“The study confirms that men are more likely to develop Parkinson’s than women and that the number of people diagnosed with Parkinson’s increases with age, regardless of gender,” the Parkinson’s Foundation website says.

Parkinson’s is a movement disorder

According to the Parkinson’s Foundation website, there are normally neurons, or nerve cells, in the brain that produce a chemical called dopamine.

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“The most prominent signs and symptoms of Parkinson’s disease occur when nerve cells in the basal ganglia, an area of ​​the brain that controls movement, become impaired and/or die,” according to the National Institutes of Aging website.

Parkinson’s has four main symptoms – including tremors, muscle stiffness, slow movements and balance problems.

Parkinson’s has four main symptoms, including tremors, muscle stiffness, slow movements and poor balance, which often lead to falls.

One of the earliest signs of Parkinson’s is a “pill-rolling tremor,” which “looks like you’re trying to roll a pill or other small object between your thumb and forefinger,” according to the Healthline website.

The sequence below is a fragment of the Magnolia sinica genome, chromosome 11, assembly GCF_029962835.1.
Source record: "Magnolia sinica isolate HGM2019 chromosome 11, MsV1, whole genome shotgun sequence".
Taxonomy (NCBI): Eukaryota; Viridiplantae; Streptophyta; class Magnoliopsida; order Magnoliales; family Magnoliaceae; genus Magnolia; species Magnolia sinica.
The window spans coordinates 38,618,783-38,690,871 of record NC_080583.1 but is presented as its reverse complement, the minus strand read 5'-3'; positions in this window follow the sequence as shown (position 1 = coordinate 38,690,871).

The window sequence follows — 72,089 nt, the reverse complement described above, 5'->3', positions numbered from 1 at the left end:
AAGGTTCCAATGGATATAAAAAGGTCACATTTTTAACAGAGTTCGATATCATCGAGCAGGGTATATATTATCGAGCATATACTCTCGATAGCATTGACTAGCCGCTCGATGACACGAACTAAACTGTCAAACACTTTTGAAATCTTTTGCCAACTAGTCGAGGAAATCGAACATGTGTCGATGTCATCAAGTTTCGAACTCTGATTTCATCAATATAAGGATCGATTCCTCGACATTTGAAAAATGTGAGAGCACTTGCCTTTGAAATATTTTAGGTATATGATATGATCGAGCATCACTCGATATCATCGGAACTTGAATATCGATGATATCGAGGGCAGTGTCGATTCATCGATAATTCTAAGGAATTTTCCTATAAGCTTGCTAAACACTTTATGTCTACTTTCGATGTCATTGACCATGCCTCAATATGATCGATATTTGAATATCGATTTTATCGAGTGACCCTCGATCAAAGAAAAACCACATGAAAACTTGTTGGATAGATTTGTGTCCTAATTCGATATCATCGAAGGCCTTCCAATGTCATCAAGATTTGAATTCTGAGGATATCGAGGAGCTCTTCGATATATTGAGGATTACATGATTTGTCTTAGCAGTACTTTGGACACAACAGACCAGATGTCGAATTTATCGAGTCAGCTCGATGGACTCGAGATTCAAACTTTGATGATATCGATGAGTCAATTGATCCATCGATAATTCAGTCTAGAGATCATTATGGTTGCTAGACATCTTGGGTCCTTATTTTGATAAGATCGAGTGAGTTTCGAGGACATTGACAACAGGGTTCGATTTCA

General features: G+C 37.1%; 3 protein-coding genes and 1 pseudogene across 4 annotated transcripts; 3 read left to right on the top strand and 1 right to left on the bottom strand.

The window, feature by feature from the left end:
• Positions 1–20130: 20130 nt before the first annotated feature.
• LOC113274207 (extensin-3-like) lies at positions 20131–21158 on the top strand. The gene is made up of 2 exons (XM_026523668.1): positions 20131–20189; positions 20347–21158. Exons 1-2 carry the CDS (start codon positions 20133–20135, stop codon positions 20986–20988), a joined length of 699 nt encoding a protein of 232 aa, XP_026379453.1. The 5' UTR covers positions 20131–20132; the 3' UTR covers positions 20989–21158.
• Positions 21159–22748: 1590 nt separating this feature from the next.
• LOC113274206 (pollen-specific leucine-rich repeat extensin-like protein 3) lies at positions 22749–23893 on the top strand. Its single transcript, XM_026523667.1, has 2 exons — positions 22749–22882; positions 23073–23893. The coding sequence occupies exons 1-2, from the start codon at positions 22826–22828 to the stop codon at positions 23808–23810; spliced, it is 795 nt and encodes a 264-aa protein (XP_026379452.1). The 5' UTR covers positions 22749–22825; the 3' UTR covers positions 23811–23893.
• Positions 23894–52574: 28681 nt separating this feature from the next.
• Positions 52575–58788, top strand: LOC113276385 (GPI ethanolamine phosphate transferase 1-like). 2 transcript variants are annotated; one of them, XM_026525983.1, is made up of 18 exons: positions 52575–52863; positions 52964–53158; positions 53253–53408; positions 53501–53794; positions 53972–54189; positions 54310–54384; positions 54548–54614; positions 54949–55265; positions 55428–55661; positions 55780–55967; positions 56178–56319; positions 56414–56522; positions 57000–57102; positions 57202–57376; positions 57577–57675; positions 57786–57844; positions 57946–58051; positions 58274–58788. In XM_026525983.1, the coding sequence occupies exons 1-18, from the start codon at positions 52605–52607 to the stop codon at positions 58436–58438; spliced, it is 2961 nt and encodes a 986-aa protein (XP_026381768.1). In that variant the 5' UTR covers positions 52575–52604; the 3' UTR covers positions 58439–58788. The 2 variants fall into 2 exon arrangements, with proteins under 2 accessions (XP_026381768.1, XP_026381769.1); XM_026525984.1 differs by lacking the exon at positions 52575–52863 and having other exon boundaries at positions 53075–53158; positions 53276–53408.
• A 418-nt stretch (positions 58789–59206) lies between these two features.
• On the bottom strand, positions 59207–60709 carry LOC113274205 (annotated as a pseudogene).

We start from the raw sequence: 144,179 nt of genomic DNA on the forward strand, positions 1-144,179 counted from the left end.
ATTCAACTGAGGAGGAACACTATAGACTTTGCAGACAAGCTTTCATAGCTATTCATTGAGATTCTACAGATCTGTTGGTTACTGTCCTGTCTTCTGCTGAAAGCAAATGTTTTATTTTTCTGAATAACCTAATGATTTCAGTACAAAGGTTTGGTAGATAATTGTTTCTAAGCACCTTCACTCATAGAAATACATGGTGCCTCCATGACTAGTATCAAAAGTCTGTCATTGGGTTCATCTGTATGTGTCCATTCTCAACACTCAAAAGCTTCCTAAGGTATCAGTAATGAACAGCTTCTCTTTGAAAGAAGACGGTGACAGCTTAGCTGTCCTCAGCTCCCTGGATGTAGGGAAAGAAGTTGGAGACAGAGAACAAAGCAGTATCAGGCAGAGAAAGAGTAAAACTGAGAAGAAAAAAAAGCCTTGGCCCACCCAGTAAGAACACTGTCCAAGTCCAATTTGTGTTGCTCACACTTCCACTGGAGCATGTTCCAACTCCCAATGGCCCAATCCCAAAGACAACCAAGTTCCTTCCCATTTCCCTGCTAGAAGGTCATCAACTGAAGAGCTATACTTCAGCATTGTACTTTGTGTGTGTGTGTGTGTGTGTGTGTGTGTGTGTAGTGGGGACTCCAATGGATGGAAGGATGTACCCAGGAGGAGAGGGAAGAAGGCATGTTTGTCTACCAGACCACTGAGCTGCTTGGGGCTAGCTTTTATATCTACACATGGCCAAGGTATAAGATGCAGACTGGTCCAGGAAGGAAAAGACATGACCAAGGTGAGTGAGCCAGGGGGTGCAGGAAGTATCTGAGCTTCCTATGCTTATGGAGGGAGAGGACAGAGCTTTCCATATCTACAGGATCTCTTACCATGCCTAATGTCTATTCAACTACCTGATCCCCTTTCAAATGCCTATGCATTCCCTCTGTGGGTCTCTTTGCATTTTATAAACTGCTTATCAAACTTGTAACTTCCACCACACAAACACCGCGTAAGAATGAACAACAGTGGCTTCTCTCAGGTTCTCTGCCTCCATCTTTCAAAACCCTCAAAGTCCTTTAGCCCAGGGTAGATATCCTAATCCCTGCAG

The new study of Parkinson's found that the prevalence of people diagnosed with the disease varies in certain parts of the country - but that more research is needed to better understand the trend.

The new study of Parkinson’s found that the prevalence of people diagnosed with the disease varies in certain parts of the country – but that more research is needed to better understand the trend.
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As Parkinson’s progresses, a classic sign is a “shuffling gait.”

That’s when a person starts taking smaller steps in a shuffling fashion, Healthline added.

Some areas of the US showed a “higher incidence” of PD

The prevalence of people diagnosed with Parkinson’s differs in certain parts of the country, the study found – but more research is needed to better understand this trend.

“A cluster of counties with a higher incidence of PD was observed when comparing the Midwestern and Southern regions of the United States,” the authors said.

“Parkinson’s rates will continue to increase as the population grows and ages. However, these factors alone cannot explain the rapid increase in cases.”

The study also found “areas of higher incidence” in southern California, southeast Texas, central Pennsylvania and Florida.

Meanwhile, “areas of lower incidence” have been found in the “Mountain West region, western Midwest and far Northwest.”

Why is PD more common now?

“Parkinson’s rates will continue to rise as the population grows and ages. However, these factors alone cannot explain the rapid increase in cases,” Okun noted.